It took some time for the city of D.C. to rid themselves of the night sweats and complete the entire process of finally getting the addictive, explosive, but unreliable drug called Robert Griffin III out of its system.
Fresh off the 2011 Heisman, the braided bandit's legendary rookie season in 2012, which culminated in a playoff berth, swept through Chocolate City like an epidemic. His exploits dominated the dialogue in the nation’s capital during that season, which now seems decades ago.
The magic of RGIII has transformed into the tragedy of RGIII as injuries and public conflicts with coaches, along with the pressures of celebrity life, have left him in football limbo. He’s a QB without a true home.
Somebody named Cousins is sleeping in his king-sized bed and he's been relegated to a sleeping bag on the front porch; uncertain of his future and distrusting of a body that once brought him to the brink of football immortality.
We warned of that potential downfall in the 2013 Shadow League piece, "What About Bob?"
Actually...it’s like a dream that we swore was real, but never really happened.
(Photo Credit: USA Today)
Cousins has kept it from becoming a nightmare and has a chance to officially coffin the “RGIII Skins Saga” with a win over Aaron Rodgers’ Green Bay Packers on Sunday in the NFC Wild Card game at FedEx Field. The game is slated for a 4:40 pm ET start.
There is a silver lining in every tragedy. The positive results might take years to materialize but that 2012 Draft is still being analyzed and assessed. Four years later, Cousins, a fourth-round side note in a QB-plentiful draft that also produced Andrew Luck, Russell Wilson and Ryan Tannehill, is proving to be the DC Destroyer everyone thought Griffin was going to be.
In between RGIII’s yearly injuries, concussions and inconsistent play, Cousins was always on deck, showing flashes of potential, but getting little public support as a “franchise” QB. Most considered him a stop-gap until the anointed one returned.
When Griffin suffered a dislocated left ankle in the first quarter of the team's second game of the 2014 season, it was the last time he would be carted off the field as the NFL's most electrifying QB. It was also the official beginning of “The Kirk Cousins Era”, as the Michigan State product finished with 250 passing yards and a pair of touchdowns in relief.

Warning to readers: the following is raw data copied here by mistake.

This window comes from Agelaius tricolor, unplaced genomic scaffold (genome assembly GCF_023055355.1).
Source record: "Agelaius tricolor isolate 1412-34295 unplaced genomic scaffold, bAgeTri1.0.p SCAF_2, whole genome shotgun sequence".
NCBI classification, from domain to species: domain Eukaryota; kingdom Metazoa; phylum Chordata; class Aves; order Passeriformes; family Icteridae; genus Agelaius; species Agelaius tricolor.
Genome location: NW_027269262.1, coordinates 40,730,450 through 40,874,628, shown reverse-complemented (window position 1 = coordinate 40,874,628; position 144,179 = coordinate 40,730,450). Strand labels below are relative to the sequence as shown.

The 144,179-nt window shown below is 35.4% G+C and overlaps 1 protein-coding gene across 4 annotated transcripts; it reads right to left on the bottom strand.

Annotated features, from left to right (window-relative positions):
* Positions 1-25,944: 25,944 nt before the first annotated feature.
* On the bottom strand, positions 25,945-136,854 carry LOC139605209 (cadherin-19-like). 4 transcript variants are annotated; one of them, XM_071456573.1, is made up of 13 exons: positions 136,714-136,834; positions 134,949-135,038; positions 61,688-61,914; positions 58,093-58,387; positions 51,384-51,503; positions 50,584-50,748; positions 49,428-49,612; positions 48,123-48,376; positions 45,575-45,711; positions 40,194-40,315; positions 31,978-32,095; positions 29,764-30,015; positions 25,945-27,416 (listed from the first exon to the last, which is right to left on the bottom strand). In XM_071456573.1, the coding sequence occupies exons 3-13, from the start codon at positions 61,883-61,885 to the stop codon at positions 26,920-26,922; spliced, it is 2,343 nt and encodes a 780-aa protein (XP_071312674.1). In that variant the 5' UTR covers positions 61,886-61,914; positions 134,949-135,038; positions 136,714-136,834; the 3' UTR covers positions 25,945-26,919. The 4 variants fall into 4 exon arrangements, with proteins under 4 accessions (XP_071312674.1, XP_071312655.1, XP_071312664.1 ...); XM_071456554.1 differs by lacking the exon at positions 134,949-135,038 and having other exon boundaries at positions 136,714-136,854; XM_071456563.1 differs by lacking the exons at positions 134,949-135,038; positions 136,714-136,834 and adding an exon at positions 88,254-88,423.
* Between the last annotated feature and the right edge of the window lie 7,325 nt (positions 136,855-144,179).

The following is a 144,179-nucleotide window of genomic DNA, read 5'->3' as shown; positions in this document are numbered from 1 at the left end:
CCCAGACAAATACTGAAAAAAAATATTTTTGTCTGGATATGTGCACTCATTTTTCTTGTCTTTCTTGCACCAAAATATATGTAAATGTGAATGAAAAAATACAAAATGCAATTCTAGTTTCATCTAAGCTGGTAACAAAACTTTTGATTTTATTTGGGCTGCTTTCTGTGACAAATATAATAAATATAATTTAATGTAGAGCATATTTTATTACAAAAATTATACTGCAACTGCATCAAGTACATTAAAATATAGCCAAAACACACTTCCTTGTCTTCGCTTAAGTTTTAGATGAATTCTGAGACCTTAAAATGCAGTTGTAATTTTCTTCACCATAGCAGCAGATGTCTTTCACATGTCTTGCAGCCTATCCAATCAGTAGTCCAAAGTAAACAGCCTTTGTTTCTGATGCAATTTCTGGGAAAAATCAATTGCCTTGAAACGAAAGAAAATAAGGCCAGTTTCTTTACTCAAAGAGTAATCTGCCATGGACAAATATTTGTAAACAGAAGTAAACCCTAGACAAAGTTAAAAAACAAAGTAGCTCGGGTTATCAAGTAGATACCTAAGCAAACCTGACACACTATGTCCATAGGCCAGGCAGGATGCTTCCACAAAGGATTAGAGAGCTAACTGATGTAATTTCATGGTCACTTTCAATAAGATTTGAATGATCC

The postgame co-sign from up top signified a new day in Washington.
“I feel like we can win any game with Kirk Cousins,” Washington coach Jay Gruden said, via the team's website. “Kirk is a special guy. … He can handle it mentally, and obviously, physically. I feel like he can make every throw in the book, and we are going to move forward with Kirk.”
No more looking over one shoulder for the oncoming defender, and the other shoulder to see if RGIII is warming up on the sidelines.
Gruden relegated Griffin to the bench. Cousins proceeded to illuminate out of the shadows of one of the NFL’s all-time marketing maniacs to become (statistically) the dopest Redskins aerial maestro in franchise history. Week 7's 24-point comeback win against Jameis and Tampa was his legacy game to date.
In addition to leading the Redskins to their first NFC East title since 2012, Cousins established club records for completions (379) and passing yardage in a season with 4,166. The Skins have had some bad boys under center and the franchise has three Super Bowl victories to show for it.
Sonny Jurgensen, Sammy Baugh, Joe Theismann, Doug Williams and Mark Rypien were all lethal weapons in their day.
Cousins made mincemeat of their stats (impressive despite the fact that it was accomplished in a pass-crazy, defensively-restricted era of football). He also set a franchise record for most completions in a game (33) and led the NFL in completion percentage.
This kid deserves every bit of the success he’s earned and can continue to leave RGIII’s looming shadow in the dust with a playoff run.
I doubt that a 9 -7 Washington squad will prevail in a tough NFC. However, the probability is no less likely than Cousins’ chances of rising to the top of the DC QB heap four short seasons ago.